Artificial intelligence pioneers are backing a new $550mn fund dedicated to investing in AI start ups, in a move that bucks the wider downturn in tech dealmaking.
Toronto-based Radical Ventures said it has received investment from several leaders in the AI field. This includes Fei-Fei Li, creator of the influential ImageNet project, Geoffrey Hinton, the pioneer in neural networks who is also a member of the Google Brain team, and the family office of former Google chief executive Eric Schmidt. Radical said it so far raised more than half of its $550mn target.
Corporate investors such as Microsoft, SoftBank’s Vision Fund 2, IBM Ventures and Alphabet’s GV have for several years made big bets on AI start-ups through their venture arms.
But as an independent fund focused exclusively on AI and associated innovations, Radical’s war chest will be the largest of its kind. The group previously launched a $350mn fund in 2019.
Radical’s fund comes amid a huge new wave of interest from venture capitalists in start-ups after San-Francisco based OpenAI released ChatGPT, a question-and-answer tool, in November. Earlier this week, Microsoft invested $10bn in OpenAI at a $29bn valuation.
“There’s no question there’s a lot of hype and money flowing into this space,” said Jordan Jacobs, managing partner and co-founder of Radical Ventures. “We’ve had an enormous flood of inbound [interest in investing] from everyone you can imagine.”
Radical is already an investor in Cohere, a rival to OpenAI; Reka, a new start-up founded by former engineers at Alphabet-owned DeepMind; and You.com, an AI-powered search engine.
Dozens of generative AI start-ups raised early-stage funding in the final months of 2022, even as investors pulled back across the rest of the private tech market. PitchBook, which tracks VC activity, estimates $1.4bn was invested in the category last year, almost as much as in the previous five years combined.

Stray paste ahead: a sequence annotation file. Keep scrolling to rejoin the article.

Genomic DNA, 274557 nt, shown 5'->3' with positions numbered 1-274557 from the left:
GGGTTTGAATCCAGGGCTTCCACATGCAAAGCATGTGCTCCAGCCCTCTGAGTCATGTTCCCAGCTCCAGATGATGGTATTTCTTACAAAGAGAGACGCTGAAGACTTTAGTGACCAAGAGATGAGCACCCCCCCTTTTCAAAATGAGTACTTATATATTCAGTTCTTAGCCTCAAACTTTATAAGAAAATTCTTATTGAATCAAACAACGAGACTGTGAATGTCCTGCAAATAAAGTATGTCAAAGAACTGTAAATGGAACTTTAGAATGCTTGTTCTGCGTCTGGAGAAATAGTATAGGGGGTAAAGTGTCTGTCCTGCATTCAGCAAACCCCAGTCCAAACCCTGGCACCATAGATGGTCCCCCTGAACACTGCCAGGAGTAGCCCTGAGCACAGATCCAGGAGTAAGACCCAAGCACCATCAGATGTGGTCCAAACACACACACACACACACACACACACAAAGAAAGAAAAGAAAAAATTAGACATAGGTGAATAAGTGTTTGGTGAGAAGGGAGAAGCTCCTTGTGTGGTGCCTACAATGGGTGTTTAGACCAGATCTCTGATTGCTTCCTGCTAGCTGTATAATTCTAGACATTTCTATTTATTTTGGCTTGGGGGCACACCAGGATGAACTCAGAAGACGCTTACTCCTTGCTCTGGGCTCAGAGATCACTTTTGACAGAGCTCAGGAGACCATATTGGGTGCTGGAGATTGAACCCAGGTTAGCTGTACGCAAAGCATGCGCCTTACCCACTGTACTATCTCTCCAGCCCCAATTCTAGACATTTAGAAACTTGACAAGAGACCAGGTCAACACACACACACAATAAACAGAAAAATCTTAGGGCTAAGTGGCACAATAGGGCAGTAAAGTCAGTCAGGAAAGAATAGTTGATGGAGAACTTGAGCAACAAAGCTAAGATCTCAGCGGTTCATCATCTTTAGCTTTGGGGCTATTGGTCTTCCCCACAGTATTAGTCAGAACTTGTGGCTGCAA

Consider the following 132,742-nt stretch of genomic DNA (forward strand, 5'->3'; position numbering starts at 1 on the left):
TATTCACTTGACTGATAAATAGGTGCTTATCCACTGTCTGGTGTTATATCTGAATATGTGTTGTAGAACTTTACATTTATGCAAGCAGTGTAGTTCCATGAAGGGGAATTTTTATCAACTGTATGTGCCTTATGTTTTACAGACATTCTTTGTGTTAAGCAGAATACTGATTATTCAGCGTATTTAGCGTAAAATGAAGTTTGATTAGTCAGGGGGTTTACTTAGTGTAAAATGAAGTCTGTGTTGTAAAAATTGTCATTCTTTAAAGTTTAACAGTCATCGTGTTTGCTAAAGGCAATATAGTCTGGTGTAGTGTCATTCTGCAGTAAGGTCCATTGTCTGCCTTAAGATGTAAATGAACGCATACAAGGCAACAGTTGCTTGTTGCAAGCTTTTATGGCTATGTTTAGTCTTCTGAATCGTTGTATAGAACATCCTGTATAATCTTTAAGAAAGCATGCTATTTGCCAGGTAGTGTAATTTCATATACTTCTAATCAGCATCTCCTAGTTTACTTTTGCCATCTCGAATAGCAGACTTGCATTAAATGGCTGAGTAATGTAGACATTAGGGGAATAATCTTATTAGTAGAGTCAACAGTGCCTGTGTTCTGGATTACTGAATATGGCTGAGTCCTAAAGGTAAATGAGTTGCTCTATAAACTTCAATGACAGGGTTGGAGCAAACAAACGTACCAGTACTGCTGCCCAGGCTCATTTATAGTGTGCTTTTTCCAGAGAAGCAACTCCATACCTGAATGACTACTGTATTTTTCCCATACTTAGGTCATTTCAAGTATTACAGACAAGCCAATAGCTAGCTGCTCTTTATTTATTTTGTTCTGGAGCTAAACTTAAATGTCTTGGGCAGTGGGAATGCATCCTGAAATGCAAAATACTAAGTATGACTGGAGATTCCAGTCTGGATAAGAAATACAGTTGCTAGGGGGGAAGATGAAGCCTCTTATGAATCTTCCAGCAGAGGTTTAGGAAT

Other Radical backers include Advance, the media group that owns Condé Nast and a big investor in Reddit and Warner Bros Discovery; the Singaporean state investment group Temasek; and CPPIB, Canada’s largest pension fund.
Dominic Barton, former global managing partner at McKinsey and chair of mining group Rio Tinto, is joining Radical as both an adviser and investor, helping its portfolio companies to build connections among large corporate customers.
Radical has also hired Aaron Rosenberg, former head of strategy and operations at DeepMind, to oversee a new London outpost, as it boosts its European investments.
Radical plans to invest in companies that are building the models that form the foundation of a wide range of AI applications, as well as more narrowly focused start-ups that might build on top of those models.
Jacobs said that ChatGPT and image-generation tools such as Stable Diffusion and Midjourney were “the very tip of the iceberg” when it came to the potential of AI.
“You’ll see all the world’s software replaced by AI over the next decade,” said Jacobs. “Every business will end up using this [generative AI technology], either directly or via third-party software that is incorporating it.”